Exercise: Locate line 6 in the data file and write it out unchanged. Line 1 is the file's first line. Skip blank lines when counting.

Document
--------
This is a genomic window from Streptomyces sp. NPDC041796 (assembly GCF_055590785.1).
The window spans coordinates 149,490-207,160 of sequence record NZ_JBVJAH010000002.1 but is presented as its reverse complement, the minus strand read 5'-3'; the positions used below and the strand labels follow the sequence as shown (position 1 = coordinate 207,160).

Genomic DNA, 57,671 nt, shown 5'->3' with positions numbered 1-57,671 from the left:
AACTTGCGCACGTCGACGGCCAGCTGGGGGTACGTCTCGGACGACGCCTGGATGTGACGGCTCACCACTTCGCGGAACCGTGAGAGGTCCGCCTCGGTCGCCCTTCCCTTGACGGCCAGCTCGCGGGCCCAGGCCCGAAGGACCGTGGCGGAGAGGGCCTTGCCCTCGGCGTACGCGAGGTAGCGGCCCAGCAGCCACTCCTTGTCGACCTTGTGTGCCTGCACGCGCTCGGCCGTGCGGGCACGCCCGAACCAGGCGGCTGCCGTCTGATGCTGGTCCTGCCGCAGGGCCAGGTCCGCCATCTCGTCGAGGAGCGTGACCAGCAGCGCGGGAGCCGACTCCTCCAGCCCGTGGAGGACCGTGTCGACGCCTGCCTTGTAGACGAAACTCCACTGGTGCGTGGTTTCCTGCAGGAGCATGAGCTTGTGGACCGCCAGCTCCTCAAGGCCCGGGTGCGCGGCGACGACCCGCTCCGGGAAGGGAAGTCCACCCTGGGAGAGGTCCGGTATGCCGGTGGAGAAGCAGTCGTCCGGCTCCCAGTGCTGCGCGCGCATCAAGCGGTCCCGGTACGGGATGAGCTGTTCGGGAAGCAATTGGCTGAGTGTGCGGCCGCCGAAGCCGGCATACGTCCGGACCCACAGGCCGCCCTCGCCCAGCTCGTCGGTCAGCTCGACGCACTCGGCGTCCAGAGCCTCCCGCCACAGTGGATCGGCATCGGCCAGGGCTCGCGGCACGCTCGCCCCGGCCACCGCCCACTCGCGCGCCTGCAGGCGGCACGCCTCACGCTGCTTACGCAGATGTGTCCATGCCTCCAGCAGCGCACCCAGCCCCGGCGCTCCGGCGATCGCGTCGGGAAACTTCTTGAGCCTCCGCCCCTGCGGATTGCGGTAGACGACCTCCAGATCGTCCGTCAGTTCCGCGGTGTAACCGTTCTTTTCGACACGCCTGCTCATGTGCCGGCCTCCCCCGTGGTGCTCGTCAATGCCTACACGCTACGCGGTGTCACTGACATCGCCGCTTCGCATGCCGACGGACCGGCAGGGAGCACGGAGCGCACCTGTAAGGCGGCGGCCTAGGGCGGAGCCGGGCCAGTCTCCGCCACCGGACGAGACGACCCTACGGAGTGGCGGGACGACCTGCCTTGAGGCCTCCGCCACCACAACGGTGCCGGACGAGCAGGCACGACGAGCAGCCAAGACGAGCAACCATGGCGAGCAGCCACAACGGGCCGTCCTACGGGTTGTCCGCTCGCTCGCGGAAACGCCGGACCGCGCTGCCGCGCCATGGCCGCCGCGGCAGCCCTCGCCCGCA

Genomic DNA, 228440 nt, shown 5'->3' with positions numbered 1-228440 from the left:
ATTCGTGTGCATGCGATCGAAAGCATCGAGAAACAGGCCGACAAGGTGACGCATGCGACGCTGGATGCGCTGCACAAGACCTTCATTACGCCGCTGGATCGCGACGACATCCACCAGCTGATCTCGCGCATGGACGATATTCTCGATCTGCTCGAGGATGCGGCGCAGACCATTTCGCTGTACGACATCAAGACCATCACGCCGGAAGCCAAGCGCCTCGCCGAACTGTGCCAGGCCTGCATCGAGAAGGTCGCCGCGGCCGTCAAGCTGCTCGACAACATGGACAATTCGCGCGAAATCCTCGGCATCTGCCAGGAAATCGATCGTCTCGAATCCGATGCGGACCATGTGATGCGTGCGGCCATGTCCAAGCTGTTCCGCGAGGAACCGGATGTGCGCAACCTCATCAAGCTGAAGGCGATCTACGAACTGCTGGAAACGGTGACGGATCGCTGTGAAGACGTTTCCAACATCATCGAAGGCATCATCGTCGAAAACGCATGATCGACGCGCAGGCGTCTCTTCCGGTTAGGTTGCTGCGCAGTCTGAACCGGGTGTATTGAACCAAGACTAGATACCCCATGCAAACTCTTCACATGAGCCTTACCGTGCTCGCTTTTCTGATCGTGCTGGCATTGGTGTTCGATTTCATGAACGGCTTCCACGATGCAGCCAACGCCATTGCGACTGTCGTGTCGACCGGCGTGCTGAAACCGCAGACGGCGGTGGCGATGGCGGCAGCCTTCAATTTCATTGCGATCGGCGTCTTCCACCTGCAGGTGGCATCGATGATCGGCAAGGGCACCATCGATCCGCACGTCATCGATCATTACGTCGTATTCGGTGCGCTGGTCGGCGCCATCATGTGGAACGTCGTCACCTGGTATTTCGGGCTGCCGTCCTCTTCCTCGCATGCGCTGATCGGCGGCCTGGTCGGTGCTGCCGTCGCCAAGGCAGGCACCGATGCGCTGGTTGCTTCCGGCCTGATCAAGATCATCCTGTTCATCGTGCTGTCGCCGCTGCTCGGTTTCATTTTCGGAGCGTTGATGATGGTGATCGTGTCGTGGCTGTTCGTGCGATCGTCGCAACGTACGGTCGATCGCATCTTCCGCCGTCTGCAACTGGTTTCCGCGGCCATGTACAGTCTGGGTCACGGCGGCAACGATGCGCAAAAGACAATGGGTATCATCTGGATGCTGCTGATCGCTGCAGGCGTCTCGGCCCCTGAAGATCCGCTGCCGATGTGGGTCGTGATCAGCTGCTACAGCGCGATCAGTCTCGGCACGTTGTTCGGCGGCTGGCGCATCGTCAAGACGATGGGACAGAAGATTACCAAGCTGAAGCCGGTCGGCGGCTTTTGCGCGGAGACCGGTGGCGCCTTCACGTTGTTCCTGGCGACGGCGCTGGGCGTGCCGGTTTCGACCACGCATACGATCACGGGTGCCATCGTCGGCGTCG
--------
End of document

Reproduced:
ATTCGTGTGCATGCGATCGAAAGCATCGAGAAACAGGCCGACAAGGTGACGCATGCGACGCTGGATGCGCTGCACAAGACCTTCATTACGCCGCTGGATCGCGACGACATCCACCAGCTGATCTCGCGCATGGACGATATTCTCGATCTGCTCGAGGATGCGGCGCAGACCATTTCGCTGTACGACATCAAGACCATCACGCCGGAAGCCAAGCGCCTCGCCGAACTGTGCCAGGCCTGCATCGAGAAGGTCGCCGCGGCCGTCAAGCTGCTCGACAACATGGACAATTCGCGCGAAATCCTCGGCATCTGCCAGGAAATCGATCGTCTCGAATCCGATGCGGACCATGTGATGCGTGCGGCCATGTCCAAGCTGTTCCGCGAGGAACCGGATGTGCGCAACCTCATCAAGCTGAAGGCGATCTACGAACTGCTGGAAACGGTGACGGATCGCTGTGAAGACGTTTCCAACATCATCGAAGGCATCATCGTCGAAAACGCATGATCGACGCGCAGGCGTCTCTTCCGGTTAGGTTGCTGCGCAGTCTGAACCGGGTGTATTGAACCAAGACTAGATACCCCATGCAAACTCTTCACATGAGCCTTACCGTGCTCGCTTTTCTGATCGTGCTGGCATTGGTGTTCGATTTCATGAACGGCTTCCACGATGCAGCCAACGCCATTGCGACTGTCGTGTCGACCGGCGTGCTGAAACCGCAGACGGCGGTGGCGATGGCGGCAGCCTTCAATTTCATTGCGATCGGCGTCTTCCACCTGCAGGTGGCATCGATGATCGGCAAGGGCACCATCGATCCGCACGTCATCGATCATTACGTCGTATTCGGTGCGCTGGTCGGCGCCATCATGTGGAACGTCGTCACCTGGTATTTCGGGCTGCCGTCCTCTTCCTCGCATGCGCTGATCGGCGGCCTGGTCGGTGCTGCCGTCGCCAAGGCAGGCACCGATGCGCTGGTTGCTTCCGGCCTGATCAAGATCATCCTGTTCATCGTGCTGTCGCCGCTGCTCGGTTTCATTTTCGGAGCGTTGATGATGGTGATCGTGTCGTGGCTGTTCGTGCGATCGTCGCAACGTACGGTCGATCGCATCTTCCGCCGTCTGCAACTGGTTTCCGCGGCCATGTACAGTCTGGGTCACGGCGGCAACGATGCGCAAAAGACAATGGGTATCATCTGGATGCTGCTGATCGCTGCAGGCGTCTCGGCCCCTGAAGATCCGCTGCCGATGTGGGTCGTGATCAGCTGCTACAGCGCGATCAGTCTCGGCACGTTGTTCGGCGGCTGGCGCATCGTCAAGACGATGGGACAGAAGATTACCAAGCTGAAGCCGGTCGGCGGCTTTTGCGCGGAGACCGGTGGCGCCTTCACGTTGTTCCTGGCGACGGCGCTGGGCGTGCCGGTTTCGACCACGCATACGATCACGGGTGCCATCGTCGGCGTCG